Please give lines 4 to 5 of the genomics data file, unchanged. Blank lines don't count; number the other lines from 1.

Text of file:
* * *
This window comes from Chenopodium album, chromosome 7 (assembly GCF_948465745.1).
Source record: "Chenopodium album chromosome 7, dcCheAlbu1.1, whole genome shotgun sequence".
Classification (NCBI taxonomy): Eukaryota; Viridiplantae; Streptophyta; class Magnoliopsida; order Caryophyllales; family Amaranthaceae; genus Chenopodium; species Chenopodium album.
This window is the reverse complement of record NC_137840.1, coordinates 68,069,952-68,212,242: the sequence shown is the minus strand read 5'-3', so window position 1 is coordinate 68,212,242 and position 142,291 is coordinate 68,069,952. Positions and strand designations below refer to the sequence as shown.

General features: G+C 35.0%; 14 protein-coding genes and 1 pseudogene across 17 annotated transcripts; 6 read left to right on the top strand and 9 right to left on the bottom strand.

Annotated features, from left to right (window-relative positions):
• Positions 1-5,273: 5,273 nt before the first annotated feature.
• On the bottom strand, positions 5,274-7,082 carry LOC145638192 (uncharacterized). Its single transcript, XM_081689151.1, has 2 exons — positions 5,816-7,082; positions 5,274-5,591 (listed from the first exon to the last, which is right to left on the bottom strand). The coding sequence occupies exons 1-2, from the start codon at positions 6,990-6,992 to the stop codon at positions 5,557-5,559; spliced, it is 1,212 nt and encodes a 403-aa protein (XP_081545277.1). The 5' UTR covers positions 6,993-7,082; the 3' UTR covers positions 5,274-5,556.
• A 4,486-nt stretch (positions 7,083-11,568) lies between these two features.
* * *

This window is the reverse complement of record NC_137840.1, coordinates 68,069,952-68,212,242: the sequence shown is the minus strand read 5'-3', so window position 1 is coordinate 68,212,242 and position 142,291 is coordinate 68,069,952. Positions and strand designations below refer to the sequence as shown.

General features: G+C 35.0%; 14 protein-coding genes and 1 pseudogene across 17 annotated transcripts; 6 read left to right on the top strand and 9 right to left on the bottom strand.